Retrieving Filename from Path

robert.dowell at gmail.com robert.dowell at gmail.com
Wed Aug 31 19:17:58 CEST 2005


>>> import os.path
>>> help(os.path)
Help on module ntpath:

NAME
    ntpath - Common pathname manipulations, WindowsNT/95 version.

FILE
    c:\data\utils\python24\lib\ntpath.py

DESCRIPTION
    Instead of importing this module directly, import os and refer to
this
    module as os.path.

FUNCTIONS
    abspath(path)
        Return the absolute version of a path

    basename(p)
        Returns the final component of a pathname

    commonprefix(m)
        Given a list of pathnames, returns the longest common leading
component

    dirname(p)
        Returns the directory component of a pathname

    exists(path)
        Test whether a path exists

    expanduser(path)
        Expand ~ and ~user constructs.

        If user or $HOME is unknown, do nothing.

    expandvars(path)
        Expand shell variables of form $var and ${var}.

        Unknown variables are left unchanged.

    getatime(filename)
        Return the last access time of a file, reported by os.stat()

    getctime(filename)
        Return the creation time of a file, reported by os.stat().

    getmtime(filename)
        Return the last modification time of a file, reported by
os.stat()

    getsize(filename)
        Return the size of a file, reported by os.stat()

    isabs(s)
        Test whether a path is absolute

    isdir(path)
        Test whether a path is a directory

    isfile(path)
        Test whether a path is a regular file

    islink(path)
        Test for symbolic link.  On WindowsNT/95 always returns false

    ismount(path)
        Test whether a path is a mount point (defined as root of drive)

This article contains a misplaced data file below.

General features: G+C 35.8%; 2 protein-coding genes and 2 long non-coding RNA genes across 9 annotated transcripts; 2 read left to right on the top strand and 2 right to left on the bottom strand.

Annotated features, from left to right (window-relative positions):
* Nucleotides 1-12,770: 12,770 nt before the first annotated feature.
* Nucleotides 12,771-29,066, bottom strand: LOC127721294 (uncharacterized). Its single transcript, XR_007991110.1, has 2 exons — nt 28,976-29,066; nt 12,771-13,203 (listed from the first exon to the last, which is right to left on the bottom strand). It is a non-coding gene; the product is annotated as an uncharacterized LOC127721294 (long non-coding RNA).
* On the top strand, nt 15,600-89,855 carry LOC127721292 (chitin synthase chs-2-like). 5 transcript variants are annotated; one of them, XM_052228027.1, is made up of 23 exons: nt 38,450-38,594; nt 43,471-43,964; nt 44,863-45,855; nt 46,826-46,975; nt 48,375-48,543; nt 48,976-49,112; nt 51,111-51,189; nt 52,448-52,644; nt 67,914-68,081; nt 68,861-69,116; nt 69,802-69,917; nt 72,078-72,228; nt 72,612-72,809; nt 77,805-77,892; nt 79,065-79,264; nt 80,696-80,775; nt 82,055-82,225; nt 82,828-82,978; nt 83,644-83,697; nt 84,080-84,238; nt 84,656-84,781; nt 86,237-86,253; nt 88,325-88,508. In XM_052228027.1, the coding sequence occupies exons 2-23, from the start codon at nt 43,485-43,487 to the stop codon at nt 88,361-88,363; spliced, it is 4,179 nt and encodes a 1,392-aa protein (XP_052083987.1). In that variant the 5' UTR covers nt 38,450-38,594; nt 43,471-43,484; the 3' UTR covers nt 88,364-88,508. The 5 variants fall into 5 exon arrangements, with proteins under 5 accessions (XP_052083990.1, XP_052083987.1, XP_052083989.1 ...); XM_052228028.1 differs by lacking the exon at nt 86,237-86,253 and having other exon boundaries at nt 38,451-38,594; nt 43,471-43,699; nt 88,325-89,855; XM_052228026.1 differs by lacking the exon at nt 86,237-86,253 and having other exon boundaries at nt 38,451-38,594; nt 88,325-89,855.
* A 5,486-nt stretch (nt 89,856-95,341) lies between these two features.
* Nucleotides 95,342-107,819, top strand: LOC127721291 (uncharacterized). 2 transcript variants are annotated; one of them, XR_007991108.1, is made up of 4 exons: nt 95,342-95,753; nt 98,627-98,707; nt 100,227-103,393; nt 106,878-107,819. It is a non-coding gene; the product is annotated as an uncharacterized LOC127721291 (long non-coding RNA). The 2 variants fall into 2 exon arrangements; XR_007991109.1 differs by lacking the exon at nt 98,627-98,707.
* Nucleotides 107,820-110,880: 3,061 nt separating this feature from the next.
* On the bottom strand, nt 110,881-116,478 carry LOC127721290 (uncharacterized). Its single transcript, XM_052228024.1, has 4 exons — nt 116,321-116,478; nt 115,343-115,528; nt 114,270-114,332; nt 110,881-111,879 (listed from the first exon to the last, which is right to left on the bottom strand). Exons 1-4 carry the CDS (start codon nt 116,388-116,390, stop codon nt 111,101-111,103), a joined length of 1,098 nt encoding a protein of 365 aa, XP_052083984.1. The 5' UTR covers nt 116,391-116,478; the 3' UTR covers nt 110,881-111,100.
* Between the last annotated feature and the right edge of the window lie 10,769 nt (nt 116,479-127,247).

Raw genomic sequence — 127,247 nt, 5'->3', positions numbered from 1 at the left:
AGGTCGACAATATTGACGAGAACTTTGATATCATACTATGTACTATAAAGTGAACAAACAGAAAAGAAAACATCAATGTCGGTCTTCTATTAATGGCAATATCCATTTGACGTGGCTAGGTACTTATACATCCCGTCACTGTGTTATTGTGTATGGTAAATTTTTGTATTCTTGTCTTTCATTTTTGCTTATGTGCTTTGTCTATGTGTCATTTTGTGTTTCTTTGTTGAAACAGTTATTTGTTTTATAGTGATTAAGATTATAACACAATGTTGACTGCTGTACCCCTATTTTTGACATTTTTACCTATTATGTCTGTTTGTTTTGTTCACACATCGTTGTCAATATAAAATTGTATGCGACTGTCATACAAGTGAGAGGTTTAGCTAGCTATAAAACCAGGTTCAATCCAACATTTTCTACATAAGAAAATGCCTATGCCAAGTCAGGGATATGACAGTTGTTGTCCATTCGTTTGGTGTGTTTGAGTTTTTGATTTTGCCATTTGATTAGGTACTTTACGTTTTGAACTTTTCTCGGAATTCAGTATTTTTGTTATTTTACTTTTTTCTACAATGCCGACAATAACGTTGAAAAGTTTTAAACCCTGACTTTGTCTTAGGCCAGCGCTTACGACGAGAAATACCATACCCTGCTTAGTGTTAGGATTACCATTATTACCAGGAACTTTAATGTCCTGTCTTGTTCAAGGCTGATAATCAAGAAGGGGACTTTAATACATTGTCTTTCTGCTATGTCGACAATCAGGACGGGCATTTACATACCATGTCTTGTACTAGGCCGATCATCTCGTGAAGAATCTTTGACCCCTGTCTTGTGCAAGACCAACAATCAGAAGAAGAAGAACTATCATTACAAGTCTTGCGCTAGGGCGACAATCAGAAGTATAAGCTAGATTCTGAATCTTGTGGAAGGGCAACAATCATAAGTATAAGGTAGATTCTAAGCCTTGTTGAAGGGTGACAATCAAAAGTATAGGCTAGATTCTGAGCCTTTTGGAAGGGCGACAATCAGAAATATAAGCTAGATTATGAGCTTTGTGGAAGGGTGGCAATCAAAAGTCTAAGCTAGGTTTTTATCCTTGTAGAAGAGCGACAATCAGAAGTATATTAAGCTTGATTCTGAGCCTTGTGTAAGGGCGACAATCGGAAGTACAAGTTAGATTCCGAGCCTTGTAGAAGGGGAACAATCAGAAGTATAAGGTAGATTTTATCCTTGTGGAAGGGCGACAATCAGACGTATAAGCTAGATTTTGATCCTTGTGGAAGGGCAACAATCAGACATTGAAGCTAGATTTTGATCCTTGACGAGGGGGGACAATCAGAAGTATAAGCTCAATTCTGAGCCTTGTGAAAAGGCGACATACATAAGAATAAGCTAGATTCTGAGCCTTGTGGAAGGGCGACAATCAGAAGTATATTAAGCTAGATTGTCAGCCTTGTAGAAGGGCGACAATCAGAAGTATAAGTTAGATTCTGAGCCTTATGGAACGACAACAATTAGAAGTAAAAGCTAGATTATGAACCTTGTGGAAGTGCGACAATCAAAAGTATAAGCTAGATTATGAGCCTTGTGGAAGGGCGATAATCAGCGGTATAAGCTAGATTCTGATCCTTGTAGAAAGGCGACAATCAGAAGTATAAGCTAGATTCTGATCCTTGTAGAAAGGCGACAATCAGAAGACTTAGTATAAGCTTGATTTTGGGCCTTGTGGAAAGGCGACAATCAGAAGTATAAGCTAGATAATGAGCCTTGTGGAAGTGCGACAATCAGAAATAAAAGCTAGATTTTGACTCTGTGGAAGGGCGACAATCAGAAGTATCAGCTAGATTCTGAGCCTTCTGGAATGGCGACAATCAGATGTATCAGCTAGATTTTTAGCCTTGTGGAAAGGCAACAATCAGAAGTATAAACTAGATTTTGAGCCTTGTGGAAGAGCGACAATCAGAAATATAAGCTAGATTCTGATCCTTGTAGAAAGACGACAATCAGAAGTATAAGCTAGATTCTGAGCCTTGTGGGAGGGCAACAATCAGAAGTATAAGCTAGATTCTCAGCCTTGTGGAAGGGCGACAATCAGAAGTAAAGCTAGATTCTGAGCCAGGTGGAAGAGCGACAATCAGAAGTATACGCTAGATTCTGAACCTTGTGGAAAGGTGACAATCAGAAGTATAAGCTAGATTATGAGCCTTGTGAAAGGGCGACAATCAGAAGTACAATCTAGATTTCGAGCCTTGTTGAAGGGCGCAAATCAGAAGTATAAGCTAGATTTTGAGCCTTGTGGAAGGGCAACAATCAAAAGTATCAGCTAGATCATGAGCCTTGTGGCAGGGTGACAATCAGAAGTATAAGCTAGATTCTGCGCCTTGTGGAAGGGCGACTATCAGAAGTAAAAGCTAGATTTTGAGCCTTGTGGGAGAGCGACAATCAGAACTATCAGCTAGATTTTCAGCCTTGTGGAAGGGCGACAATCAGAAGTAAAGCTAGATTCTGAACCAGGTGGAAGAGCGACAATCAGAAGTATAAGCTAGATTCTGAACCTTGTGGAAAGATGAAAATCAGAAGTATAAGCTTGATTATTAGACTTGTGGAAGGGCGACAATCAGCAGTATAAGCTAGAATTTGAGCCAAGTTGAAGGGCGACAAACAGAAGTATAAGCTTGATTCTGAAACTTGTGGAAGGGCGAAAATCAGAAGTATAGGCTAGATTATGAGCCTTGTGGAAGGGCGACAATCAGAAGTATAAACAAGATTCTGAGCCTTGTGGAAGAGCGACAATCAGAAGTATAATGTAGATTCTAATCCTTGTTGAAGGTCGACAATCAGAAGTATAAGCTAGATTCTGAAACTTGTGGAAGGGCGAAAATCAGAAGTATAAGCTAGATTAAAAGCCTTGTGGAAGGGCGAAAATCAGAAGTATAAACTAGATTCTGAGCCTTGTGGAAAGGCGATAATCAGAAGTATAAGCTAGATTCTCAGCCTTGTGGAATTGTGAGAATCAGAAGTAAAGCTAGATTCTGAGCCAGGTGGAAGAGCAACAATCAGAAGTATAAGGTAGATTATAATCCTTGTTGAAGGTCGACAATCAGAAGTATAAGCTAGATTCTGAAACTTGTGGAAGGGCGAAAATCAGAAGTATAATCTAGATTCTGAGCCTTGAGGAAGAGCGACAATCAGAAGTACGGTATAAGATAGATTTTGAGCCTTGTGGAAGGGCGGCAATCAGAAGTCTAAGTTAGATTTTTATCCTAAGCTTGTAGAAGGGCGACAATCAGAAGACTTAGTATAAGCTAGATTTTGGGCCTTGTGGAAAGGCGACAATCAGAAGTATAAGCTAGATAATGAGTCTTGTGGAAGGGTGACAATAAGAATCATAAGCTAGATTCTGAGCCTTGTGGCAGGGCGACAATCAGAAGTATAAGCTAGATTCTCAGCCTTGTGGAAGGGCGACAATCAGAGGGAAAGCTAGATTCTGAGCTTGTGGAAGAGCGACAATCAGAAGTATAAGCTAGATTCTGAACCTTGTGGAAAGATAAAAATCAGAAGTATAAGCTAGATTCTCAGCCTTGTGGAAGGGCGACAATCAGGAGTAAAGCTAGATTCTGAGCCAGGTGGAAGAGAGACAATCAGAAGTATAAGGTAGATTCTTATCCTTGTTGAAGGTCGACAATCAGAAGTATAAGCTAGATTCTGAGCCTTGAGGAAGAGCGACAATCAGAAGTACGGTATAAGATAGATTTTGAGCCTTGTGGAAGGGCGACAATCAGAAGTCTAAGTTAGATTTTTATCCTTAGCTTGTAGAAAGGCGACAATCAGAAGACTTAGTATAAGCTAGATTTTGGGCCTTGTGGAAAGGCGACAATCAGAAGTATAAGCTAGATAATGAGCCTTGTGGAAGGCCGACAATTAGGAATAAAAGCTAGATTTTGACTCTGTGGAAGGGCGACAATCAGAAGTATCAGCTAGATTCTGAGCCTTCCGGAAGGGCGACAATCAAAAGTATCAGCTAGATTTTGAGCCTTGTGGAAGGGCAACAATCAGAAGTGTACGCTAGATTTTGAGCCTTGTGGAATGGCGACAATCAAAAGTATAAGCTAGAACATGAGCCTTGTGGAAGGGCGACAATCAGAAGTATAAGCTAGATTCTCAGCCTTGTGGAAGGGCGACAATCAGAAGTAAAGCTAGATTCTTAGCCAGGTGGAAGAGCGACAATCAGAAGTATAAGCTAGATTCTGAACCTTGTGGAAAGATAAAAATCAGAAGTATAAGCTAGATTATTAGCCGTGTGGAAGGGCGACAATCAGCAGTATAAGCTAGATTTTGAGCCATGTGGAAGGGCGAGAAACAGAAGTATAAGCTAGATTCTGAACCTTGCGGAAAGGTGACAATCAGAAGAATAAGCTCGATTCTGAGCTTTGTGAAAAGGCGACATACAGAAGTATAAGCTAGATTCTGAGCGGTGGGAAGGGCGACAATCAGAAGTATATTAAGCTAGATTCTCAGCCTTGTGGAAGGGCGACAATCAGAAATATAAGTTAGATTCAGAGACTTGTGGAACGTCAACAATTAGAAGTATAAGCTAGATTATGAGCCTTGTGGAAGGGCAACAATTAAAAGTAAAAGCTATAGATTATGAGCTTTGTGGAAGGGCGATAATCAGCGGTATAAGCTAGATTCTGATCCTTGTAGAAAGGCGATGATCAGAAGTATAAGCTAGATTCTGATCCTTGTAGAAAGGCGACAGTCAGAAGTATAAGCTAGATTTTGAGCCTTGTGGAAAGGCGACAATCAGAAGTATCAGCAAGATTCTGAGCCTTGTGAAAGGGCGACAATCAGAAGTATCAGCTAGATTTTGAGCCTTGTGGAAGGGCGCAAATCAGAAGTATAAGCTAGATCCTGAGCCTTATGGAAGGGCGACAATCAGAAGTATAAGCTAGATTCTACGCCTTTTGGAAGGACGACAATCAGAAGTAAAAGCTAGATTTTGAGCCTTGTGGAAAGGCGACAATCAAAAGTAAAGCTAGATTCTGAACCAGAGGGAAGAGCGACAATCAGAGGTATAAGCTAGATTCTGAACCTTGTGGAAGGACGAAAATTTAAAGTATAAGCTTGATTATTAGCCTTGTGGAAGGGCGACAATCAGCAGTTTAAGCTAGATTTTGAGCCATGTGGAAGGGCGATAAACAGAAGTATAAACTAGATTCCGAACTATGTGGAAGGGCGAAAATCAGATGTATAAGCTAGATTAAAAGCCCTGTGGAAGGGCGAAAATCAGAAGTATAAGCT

join(a, *p)
        Join two or more pathname components, inserting "\" as needed

    normcase(s)
        Normalize case of pathname.

        Makes all characters lowercase and all slashes into
backslashes.

    normpath(path)
        Normalize path, eliminating double slashes, etc.

    realpath = abspath(path)
        Return the absolute version of a path

    split(p)
        Split a pathname.

        Return tuple (head, tail) where tail is everything after the
final slash.
        Either part may be empty.

    splitdrive(p)
        Split a pathname into drive and path specifiers. Returns a
2-tuple
        "(drive,path)";  either part may be empty

    splitext(p)
        Split the extension from a pathname.

        Extension is everything from the last dot to the end.
        Return (root, ext), either part may be empty.

    splitunc(p)
        Split a pathname into UNC mount point and relative path
specifiers.

        Return a 2-tuple (unc, rest); either part may be empty.
        If unc is not empty, it has the form '//host/mount' (or similar
        using backslashes).  unc+rest is always the input path.
        Paths containing drive letters never have an UNC part.

    walk(top, func, arg)
        Directory tree walk with callback function.

        For each directory in the directory tree rooted at top
(including top
        itself, but excluding '.' and '..'), call func(arg, dirname,
fnames).
        dirname is the name of the directory, and fnames a list of the
names of
        the files and subdirectories in dirname (excluding '.' and
'..').  func
        may modify the fnames list in-place (e.g. via del or slice
assignment),
        and walk will only recurse into the subdirectories whose names
remain in
        fnames; this can be used to implement a filter, or to impose a
specific
        order of visiting.  No semantics are defined for, or required
of, arg,
        beyond that arg is always passed to func.  It can be used,
e.g., to pass
        a filename pattern, or a mutable object designed to accumulate
        statistics.  Passing None for arg is common.

DATA
    __all__ = ['normcase', 'isabs', 'join', 'splitdrive', 'split',
'splite...
    altsep = '/'
    curdir = '.'
    defpath = r'.;C:\bin'
    devnull = 'nul'
    extsep = '.'
    pardir = '..'
    pathsep = ';'
    sep = r'\'
    supports_unicode_filenames = True




Rob Cowie wrote:
> Hi,
>
> Given a string representing the path to a file, what is the best way to
> get at the filename? Does the OS module provide a function to parse the
> path? or is it acceptable to split the string using '/' as delimiters
> and get the last 'word'. The reason I'm not entirely happy with that
> method is that it is platform specific. I would prefer to use a built
> in method if possible.
> 
> Cheers,
> 
> Rob Cowie




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